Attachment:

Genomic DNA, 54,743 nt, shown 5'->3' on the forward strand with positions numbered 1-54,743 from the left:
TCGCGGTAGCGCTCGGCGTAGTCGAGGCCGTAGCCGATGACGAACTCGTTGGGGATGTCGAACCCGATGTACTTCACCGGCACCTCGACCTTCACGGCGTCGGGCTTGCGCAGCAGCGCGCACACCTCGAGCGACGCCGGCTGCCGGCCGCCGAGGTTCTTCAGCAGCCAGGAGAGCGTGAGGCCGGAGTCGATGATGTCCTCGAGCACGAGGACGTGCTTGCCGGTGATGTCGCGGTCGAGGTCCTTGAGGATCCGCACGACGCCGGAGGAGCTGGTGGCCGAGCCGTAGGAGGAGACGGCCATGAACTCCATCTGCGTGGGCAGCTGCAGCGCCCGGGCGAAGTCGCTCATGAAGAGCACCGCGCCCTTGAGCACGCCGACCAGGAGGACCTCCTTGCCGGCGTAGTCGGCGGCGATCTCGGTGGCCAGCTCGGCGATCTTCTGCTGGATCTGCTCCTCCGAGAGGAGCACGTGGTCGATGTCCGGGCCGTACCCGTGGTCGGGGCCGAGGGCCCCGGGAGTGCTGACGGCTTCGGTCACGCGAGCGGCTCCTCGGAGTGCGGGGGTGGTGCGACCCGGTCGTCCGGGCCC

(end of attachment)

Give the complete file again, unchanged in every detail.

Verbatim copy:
Genomic DNA, 54,743 nt, shown 5'->3' on the forward strand with positions numbered 1-54,743 from the left:
TCGCGGTAGCGCTCGGCGTAGTCGAGGCCGTAGCCGATGACGAACTCGTTGGGGATGTCGAACCCGATGTACTTCACCGGCACCTCGACCTTCACGGCGTCGGGCTTGCGCAGCAGCGCGCACACCTCGAGCGACGCCGGCTGCCGGCCGCCGAGGTTCTTCAGCAGCCAGGAGAGCGTGAGGCCGGAGTCGATGATGTCCTCGAGCACGAGGACGTGCTTGCCGGTGATGTCGCGGTCGAGGTCCTTGAGGATCCGCACGACGCCGGAGGAGCTGGTGGCCGAGCCGTAGGAGGAGACGGCCATGAACTCCATCTGCGTGGGCAGCTGCAGCGCCCGGGCGAAGTCGCTCATGAAGAGCACCGCGCCCTTGAGCACGCCGACCAGGAGGACCTCCTTGCCGGCGTAGTCGGCGGCGATCTCGGTGGCCAGCTCGGCGATCTTCTGCTGGATCTGCTCCTCCGAGAGGAGCACGTGGTCGATGTCCGGGCCGTACCCGTGGTCGGGGCCGAGGGCCCCGGGAGTGCTGACGGCTTCGGTCACGCGAGCGGCTCCTCGGAGTGCGGGGGTGGTGCGACCCGGTCGTCCGGGCCC